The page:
Video: Does Class Size Matter?


Hertz Furniture video blogger Mor Rossler discusses class size and how it affects students. Recently, schools have been trying to reduce the amount of students in each classroom.  Is this to our student’s benefit?  Would resources be better spent on teacher resources and the quality of our teachers?  Does class size affect academic success?

Watch the video and learn more!



6 Responses to Video: Does Class Size Matter?

  1. Alec says:

    This TED Talk makes some interesting points, particularly about class sizes, investment levels and teachers pay. Some of it almost counter intuitive, but it is backed up by good data.

    • Mor says:

      Hi Alec,
      Thank you for your comment and posting this interesting TED Talk. The speaker makes interesting points and PISA performs hard work in comparing countries data to show best performance in schools, however I question the value of comparing countries with different culture, goals and standards in terms of rating academic success. I agree with his assessment that where we choose to invest money within the education system is an important factor, never the less I believe there is so much more to a classroom than global data. There is so much more to classroom success than a number on a chart.

  2. still begging kids to learn good manners ? , read the long pin post on the group in facebook “teachers problems “and on the group “education problems ” .

    do not be shocked

  3. manuelvicion says:

    el volumen /o la cantidad de estudiantes no importaria si ellos no fueran sociales. pero si lo son . les gusta ver y oir lo que otros hablan y ver a otros/as. por ello el sistema educativo debe cambiar ya.
    los preparadores de alumnos son los que deben terapearlos. para que ellos puedan enfrentar los retos en las escuelas

  4. Susan says:

    Reducing the size of classes does make a huge difference to the quality of teaching and learning. I have taught class sizes from 36-12 and I would agree that less than 16 has a negative effective on classroom discussions. My personal optimum is 16-18 for junior school (7-11 yrs). Currently it isn’t cost-effective because teachers also act as recess monitors and “babysitters”. I have an idea…. What if the “teaching/ learning part of the day was concentrated into a shorter school day? Then we could afford to have smaller groups. For the rest of the school day, students could spend more time following their creative passions (so collaborating in interest groups such as tinkering, putting together a musical performance or building). My experience lies with elementary school students. If I was opening a new school this is how I would do it: half the day would be spent with the “academics teacher” and the other half of the day they would be supervised in much larger groups for project work. Now you get the best from the teacher and freedom to apply those skills… In essence similar to sports colleges and theater schools for our child actors.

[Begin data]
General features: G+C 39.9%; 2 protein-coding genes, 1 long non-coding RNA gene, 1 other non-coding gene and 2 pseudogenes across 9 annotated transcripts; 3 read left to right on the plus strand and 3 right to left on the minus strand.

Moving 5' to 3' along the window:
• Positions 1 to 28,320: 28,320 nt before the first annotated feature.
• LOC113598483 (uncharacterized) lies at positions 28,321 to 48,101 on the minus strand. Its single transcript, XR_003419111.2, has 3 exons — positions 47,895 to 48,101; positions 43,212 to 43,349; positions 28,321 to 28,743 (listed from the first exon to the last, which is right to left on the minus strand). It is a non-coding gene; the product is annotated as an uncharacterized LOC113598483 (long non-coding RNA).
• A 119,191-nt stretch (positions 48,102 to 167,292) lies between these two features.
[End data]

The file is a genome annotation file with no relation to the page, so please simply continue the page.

Master teachers don’t need to be paid more. Master teachers are that way because they want to be the best at what they do. No-one ever entered teaching to “get rich”. All we ask is the freedom to be the best we can be so that we can help inspire our students to be the best they can be too!
    Quality teacher training is essential but so is on the job experience which cannot grow when class sizes are too large or curriculums are too stringent, or testing is too high stakes or professionals are not monitored or worst of all, teachers are expected to be “jacks of all trades” including basic supervisory roles. If you want your teachers to be excellent, then you will have to train, recognise and treat them as experts!

    • Mor says:

      You’ve touched on a lot of issues in your comment. I can see from your ideas that your ideal school would combine focused professionalism (teacher training,focused academics, quality teaching time) with child focused inspiration (inquiry and project based learning, supporting students passion). There are many different theories on what makes the best schools. I find that to answer that question it really depends on what are your goals. I see your goal is try to attain both worlds I mentioned and I couldn’t agree more.I hope other educators with different experiences will comment about how they would achieve this goal if they could open their own schools.I imagine there are many directions one could take to try to achieve it.
      Your frustration with the “babysitting” aspect of our school day resonates with me and I am sure with other educators as well. Even at an early childhood level every educator will use any moment they can as a teachable moment, and it’s important to not get jaded by our frustrations and forget how important our role is for these children.
      This brings me to your comment about teachers salary. This is quite a hot topic. but while good educators go to work every day to educate,inspire, and motivate children knowing they are not doing it “to get rich” I think we can all agree that it is important their salary reflects their commitment and hard work.
      Thank you so much for your comment!

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